Friday, February 17, 2017

Harvard Public Health Alternative Facts Debunked, Organic Food, and Neonics

Apparently Harvard School of Public Health is not immune to alternative facts-when it comes to one associated researcher's influence on recommendations about organic food vs conventional: HT -Kevin Folta: 

Are there yield differences between organic and conventional crops?  Research in 2012 asks some important questions with findings realted to this: 

More recently from PNAS:

We get a synopses of this from the GLP:

"Recent meta-analyses of plot-scale studies suggest organic yield penalties of 20–25% on average, although possibly as low as 8%. Farmer surveys, on the other hand, report organic grain yield penalties of 27–34%."

Jayson Lusk recently pointed out that making large scale organic work (i.e. read if we want more access to organic food that means 'large scale') we need large scale conventional producers:

"Indeed, if one wants large scale organic, it almost certainly implies (given the current population) the need for large scale non-organic.  All that life-supporting nitrogen has to come from somewhere.  Until we find a better way, right now it is coming from Haber and Bosch and is smuggled into organic agriculture via animal manure. "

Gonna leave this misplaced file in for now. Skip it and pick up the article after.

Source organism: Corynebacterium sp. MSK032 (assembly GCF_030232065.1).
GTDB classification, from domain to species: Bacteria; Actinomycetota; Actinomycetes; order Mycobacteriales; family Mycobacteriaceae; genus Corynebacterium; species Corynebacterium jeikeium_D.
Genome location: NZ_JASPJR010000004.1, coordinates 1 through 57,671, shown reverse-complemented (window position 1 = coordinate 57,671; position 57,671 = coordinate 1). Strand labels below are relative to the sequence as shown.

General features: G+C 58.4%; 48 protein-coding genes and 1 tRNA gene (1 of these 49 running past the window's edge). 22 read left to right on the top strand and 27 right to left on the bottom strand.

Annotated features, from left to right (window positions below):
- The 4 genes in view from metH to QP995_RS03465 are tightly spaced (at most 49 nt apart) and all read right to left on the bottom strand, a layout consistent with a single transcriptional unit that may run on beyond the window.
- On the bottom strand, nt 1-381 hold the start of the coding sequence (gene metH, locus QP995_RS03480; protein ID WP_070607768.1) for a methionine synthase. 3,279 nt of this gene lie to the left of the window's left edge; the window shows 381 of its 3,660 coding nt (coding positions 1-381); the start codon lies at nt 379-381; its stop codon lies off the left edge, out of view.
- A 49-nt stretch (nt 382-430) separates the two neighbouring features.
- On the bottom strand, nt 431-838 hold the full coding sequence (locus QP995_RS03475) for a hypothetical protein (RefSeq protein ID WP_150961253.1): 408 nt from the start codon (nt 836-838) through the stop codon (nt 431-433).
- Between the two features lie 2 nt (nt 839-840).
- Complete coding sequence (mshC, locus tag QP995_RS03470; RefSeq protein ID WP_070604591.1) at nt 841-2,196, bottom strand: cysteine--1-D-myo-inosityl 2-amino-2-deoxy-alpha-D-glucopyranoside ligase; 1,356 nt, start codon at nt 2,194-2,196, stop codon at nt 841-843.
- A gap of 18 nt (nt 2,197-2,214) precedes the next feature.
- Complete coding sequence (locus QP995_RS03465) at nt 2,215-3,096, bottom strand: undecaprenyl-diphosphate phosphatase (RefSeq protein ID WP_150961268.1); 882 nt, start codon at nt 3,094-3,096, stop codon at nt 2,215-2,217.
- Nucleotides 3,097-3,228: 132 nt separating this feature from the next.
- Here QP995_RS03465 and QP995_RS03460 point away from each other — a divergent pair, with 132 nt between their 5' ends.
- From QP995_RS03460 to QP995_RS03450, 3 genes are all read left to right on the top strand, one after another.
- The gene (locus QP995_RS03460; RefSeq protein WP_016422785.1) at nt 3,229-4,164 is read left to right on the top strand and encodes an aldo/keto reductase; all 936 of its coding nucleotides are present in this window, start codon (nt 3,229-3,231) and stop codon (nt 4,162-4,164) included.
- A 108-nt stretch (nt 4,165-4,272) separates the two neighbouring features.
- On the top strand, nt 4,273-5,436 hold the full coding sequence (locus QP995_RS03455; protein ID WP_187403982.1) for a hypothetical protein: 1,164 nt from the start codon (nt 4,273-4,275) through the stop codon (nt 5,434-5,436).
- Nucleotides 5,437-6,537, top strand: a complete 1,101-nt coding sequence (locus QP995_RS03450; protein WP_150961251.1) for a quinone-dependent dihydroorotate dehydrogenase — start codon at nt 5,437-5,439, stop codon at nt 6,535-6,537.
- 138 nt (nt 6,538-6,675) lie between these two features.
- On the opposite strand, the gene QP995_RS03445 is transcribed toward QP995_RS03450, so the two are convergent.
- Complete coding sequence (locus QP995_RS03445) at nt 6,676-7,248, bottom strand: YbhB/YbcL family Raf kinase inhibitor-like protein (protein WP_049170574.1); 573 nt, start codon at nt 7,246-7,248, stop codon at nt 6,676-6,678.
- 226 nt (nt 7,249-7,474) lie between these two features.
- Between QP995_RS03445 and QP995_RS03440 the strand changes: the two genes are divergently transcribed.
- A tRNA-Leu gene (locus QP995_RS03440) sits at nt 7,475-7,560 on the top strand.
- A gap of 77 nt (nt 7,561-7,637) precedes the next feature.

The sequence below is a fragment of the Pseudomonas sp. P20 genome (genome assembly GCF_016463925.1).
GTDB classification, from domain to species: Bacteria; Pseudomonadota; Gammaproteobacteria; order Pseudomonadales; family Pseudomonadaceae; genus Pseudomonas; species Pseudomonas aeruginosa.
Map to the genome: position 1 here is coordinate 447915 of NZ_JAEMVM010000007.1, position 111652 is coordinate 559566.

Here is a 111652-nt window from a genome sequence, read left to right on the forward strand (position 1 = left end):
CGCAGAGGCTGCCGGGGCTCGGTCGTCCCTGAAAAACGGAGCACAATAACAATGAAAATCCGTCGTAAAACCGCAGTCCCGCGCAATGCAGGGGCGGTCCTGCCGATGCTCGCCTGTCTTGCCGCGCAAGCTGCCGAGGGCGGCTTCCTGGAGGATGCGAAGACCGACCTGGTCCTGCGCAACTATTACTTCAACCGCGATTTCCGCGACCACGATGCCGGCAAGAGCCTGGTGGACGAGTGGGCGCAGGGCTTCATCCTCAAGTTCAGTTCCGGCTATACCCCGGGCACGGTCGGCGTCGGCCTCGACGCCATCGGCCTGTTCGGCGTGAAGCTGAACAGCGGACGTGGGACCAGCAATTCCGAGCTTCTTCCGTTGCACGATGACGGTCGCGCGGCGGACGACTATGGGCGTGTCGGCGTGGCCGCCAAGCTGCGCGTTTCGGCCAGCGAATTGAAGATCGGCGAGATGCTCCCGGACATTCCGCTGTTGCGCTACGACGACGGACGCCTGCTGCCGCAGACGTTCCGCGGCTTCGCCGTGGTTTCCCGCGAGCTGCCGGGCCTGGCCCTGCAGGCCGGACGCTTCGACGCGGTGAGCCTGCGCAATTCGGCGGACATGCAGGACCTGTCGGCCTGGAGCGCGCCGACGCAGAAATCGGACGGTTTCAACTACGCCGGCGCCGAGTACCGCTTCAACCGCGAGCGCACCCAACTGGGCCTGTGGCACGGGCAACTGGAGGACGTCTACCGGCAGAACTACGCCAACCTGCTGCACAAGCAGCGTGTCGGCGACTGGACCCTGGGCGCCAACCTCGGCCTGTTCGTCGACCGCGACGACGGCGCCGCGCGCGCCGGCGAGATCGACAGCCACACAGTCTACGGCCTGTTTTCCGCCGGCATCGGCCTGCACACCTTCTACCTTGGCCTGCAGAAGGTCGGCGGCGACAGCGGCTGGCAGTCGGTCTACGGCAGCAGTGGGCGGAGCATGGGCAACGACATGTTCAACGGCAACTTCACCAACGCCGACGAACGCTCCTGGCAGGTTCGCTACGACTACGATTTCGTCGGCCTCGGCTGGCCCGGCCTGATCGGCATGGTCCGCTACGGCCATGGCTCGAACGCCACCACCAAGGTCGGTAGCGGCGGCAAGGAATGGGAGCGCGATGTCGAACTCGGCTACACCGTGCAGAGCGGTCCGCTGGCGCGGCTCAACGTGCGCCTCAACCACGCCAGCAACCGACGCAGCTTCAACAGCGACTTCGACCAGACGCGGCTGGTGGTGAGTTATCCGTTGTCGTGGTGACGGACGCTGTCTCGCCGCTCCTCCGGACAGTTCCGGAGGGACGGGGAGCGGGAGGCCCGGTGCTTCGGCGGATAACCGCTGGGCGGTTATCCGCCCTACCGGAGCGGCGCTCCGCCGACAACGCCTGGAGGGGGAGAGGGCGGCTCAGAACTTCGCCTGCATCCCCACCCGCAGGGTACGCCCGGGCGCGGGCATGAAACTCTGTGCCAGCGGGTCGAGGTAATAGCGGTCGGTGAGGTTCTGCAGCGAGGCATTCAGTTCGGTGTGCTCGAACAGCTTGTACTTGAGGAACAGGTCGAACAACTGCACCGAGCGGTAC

So organic thrives on positive externalities related to N use in conventional production. 

Let's not forget the positive externalities of biotech traits....which not only help conventional producers use fewer pesticides but also help organic producers get by without sytnthetics:

Positive Externalities of Biotech Bt Traits on Non-Biotech Crops and Non Target Insects 

On another note From the WSJ, Why the EU should revoke neonicotinoid pesticide ban.

Millenials and Science Literacy - When facts are not enough

A nice article at by David Ellos regarding the role of science and "facts" and opinions about GMOs:

   "Women who had backgrounds in plant science said the lack of evidence of harm meant that GM food was safe to eat. But the women in health sciences said it was a lack of evidence of safety that made them cautious about consuming GM food. These perceptions are based on two very different concepts of risk, despite both groups being highly educated in science.